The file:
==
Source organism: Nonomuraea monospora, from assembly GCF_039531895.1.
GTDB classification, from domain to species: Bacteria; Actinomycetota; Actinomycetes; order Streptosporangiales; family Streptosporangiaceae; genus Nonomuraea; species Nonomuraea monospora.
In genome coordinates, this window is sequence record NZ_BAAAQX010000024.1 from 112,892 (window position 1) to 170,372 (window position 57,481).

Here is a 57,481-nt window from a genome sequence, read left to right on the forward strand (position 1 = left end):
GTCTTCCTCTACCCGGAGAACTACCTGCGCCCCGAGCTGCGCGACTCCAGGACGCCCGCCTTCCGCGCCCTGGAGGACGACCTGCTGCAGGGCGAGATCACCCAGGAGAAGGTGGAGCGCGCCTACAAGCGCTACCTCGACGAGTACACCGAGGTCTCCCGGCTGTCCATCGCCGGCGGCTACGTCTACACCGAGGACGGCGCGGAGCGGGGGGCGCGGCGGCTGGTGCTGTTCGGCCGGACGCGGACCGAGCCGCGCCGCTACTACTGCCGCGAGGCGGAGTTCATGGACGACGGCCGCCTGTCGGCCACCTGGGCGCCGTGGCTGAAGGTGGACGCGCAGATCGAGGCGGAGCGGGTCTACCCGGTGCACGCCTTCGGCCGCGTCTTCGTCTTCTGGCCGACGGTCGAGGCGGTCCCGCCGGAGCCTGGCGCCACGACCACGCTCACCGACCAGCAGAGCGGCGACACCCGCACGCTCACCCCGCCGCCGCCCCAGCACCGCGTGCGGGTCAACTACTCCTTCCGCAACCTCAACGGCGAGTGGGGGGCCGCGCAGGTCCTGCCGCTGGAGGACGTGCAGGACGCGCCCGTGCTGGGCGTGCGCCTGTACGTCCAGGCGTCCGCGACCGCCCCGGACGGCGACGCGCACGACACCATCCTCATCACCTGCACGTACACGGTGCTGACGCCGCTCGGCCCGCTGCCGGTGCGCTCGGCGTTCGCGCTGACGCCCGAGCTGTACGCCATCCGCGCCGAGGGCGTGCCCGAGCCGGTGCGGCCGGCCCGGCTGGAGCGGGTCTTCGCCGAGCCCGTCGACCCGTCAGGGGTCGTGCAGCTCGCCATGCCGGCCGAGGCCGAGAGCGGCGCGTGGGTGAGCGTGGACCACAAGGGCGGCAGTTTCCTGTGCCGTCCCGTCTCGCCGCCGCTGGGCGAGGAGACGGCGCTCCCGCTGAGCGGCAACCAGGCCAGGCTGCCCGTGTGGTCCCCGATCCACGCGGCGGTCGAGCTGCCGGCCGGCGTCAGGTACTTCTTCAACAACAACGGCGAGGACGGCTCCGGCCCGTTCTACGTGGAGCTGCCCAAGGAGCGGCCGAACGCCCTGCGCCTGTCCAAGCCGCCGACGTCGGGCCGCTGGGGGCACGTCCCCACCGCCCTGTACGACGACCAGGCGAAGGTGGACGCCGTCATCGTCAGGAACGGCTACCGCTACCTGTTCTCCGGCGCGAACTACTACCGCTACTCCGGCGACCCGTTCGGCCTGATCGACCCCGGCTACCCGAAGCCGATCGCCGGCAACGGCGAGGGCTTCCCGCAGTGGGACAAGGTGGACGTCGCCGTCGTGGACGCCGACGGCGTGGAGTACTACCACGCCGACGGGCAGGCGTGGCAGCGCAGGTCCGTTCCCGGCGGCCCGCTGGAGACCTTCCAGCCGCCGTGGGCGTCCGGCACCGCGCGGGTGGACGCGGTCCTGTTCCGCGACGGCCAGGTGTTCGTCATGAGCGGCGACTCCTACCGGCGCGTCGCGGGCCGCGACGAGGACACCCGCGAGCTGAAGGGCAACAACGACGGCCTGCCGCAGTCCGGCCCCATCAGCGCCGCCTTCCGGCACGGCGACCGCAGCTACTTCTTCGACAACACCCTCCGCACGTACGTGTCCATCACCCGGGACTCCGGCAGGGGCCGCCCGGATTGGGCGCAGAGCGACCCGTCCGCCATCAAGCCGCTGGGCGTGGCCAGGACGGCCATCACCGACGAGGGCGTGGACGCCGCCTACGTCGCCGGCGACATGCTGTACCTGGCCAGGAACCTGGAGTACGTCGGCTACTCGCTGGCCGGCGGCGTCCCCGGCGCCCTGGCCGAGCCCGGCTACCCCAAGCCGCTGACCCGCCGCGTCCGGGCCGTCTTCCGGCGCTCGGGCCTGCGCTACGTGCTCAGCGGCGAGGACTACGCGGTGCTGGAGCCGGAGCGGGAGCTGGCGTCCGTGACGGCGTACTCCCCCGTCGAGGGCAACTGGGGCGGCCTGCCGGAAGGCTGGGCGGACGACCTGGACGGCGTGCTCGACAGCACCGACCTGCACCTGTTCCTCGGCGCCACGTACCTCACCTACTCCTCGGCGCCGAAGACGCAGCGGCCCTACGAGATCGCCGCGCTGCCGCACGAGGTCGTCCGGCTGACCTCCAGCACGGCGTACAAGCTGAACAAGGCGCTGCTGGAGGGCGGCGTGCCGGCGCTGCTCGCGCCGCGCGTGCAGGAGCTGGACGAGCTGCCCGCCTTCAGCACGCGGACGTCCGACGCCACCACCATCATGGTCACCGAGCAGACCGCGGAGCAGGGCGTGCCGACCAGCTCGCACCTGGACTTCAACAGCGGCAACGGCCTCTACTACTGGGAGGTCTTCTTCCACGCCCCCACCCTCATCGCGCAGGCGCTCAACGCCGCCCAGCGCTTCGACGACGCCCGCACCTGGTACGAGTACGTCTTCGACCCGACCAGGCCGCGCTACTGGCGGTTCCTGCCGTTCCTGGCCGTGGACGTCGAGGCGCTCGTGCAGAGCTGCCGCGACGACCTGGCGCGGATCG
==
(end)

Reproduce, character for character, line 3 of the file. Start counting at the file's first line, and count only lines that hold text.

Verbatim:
In genome coordinates, this window is sequence record NZ_BAAAQX010000024.1 from 112,892 (window position 1) to 170,372 (window position 57,481).